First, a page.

Melinda Selmys’s story, The Blackguard of God, appears in the Summer 2007 issue of Shimmer.
QUESTIONS ABOUT THE STORY:
Where did the idea come from?
Sitting in the basement with a friend who was applying to seminary, we naturally fell to discussing what the oddest things you might encounter on the other side of the confessional grille might be. Piracy was an obvious contribution to the conversation.
How did the story change as you developed it?
My original attempt to write this was a mess: it involved time travel, a ghost ship, and much head-beating-against-the-wall in an attempt to come up with an ending. My husband told me to rewrite it, and to develop the original inspiration instead of bogging it down with extraneous complications. Very good advice.
The second version got edited and sent off, but the Dred Captain Adams didn’t like the ending, because it made the story read like an extended joke. He was right. The new ending is much better.
You know the advice “Sometimes you have to kill your darlings.” Was there a scene or line that it really hurt to cut, but cutting it made the story stronger?
There are probably some things in the old version that I would find I liked if I went back and read it, but I was mostly just happy to be able to produce a version that I liked, and that didn’t have so many problems. So, no, it didn’t really hurt to cut any of it.
How is this story like your other work? How is it different?
It’s a lot sillier than most of what I write. It has less psychology and description, more dialogue and action.
QUESTIONS ABOUT WRITING:
How did you celebrate your first sale?
This is my first sale. We got a bottle of champagne, wrote a letter to the ex-seminarian friend who inspired the piece (he became a monk instead of a priest, and is therefore not easily reachable by telephone), and went to the toy store and bought some Knight and Minotaur figures. We say they’re for the kids. No one who knows us is deceived.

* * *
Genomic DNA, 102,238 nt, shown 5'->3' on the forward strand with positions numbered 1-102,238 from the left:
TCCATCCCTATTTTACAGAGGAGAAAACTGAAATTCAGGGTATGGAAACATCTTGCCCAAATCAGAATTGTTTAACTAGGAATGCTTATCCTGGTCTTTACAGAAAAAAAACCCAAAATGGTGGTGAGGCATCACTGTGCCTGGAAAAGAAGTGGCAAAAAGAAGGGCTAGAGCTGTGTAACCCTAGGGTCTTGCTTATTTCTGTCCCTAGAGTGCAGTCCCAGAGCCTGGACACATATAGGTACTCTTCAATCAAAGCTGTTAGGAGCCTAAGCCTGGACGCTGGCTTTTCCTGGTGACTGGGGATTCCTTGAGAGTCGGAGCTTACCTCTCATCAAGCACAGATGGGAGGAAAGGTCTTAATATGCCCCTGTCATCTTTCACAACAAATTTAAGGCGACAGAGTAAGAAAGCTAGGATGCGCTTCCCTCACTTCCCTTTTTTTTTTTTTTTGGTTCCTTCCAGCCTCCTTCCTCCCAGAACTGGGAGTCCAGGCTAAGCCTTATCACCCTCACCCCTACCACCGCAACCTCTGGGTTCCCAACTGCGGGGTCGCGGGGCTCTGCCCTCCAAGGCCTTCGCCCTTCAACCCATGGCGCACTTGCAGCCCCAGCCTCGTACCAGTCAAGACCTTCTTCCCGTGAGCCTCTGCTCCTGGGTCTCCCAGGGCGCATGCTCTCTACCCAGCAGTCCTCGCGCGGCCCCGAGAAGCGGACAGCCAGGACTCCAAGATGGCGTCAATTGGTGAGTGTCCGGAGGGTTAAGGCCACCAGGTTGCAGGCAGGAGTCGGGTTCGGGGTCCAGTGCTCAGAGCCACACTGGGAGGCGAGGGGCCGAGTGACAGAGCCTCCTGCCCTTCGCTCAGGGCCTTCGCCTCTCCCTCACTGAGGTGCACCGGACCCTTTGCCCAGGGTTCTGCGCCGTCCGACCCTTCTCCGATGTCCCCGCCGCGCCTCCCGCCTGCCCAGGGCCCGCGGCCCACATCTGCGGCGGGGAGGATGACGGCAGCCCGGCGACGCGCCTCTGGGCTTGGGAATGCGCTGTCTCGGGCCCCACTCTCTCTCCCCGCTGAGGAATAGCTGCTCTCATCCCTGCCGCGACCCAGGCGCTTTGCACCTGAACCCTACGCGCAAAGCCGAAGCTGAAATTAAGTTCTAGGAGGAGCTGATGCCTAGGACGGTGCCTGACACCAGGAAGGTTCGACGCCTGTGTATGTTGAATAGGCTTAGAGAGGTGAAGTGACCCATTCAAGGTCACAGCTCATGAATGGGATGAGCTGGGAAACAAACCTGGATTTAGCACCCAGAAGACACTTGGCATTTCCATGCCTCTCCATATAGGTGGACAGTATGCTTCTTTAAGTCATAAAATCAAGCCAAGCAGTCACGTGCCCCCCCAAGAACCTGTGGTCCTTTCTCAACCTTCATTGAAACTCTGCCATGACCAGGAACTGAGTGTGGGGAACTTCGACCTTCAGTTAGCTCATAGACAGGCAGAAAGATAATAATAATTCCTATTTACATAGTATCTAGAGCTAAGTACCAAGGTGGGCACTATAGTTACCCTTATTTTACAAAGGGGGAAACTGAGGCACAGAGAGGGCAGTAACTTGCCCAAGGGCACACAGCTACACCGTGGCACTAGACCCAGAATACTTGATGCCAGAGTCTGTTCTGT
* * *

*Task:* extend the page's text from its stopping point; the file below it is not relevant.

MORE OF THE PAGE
Does your work tend to explore any particular themes?
Insanity, gender, the dignity of the human person, and God are probably the top contenders. An inordinate number of my stories reference Homer or the Bible — not from a pretentious desire to imitate pre-twentieth-century poets, but because I named my sons Solomon and Ulysses.
What people have helped you the most with your writing?
My husband, who is absolutely committed to helping me improve my writing skills, spends a ridiculous amount of time studying technique and archetypes so that he can teach me and I can get on with writing instead of wading through books about writing, and who does all the market research to try to sell what I write. Second is my friend Neil, who reads and critiques everything I write, and cites reading the complete version of my novel as the only attraction that makes him hope that he won’t be gathered up into heaven before it’s finished.
Favorite book you’ve read recently?
Recently: Les Miserables — though I wish Hugo had a more ruthless editor.
All time favourite: The Brothers Karamazov.
I don’t read fantasy (apart from Tolkien), because I fear becoming obviously derivative. If you steal your ideas from Robert Jordan, everyone will notice. If you steal them from Herodotus, people will either think you’re original or clever.
If you have a day job, what is it? What do you like about it?
My day job is raising and homeschooling four small children. It’s tremendously interesting, because all children are born utterly unique, but also quite malleable, so it’s a combination of discovery and formation — much like writing is when it’s really inspired. You have to think about what things to teach: what’s essential, what’s appropriate to this child, what’s the best way to communicate different types of knowledge. It’s amazing to realize how much a child can learn, and I find that I learn a lot myself teaching things that should be basic, but aren’t taught in most schools.
Either sushi or eggplant parmesian.
What are some of your hobbies?
Cooking, literary criticism, board games, philosophy and German toys (particularly Playmobil.)
All-time favourite movie?
What do you want to be when you grow up?
A Crone. With lots of wrinkles, and a head like a dandelion gone to seed. Miss Marple with great-grandchildren.
Quiz: How many writers does it take to change a lightbulb? Please explain your answer:
None. The light goes out. You stumble in the dark and work by the light of the computer screen. You jot down a note about lightbulbs on a scrap of paper, and promptly lose it. You get used to working in the dark. Occasionally, you think “I should change that light bulb.” Eventually, the light starts working again. Either it’s a miracle, or someone else did it for you.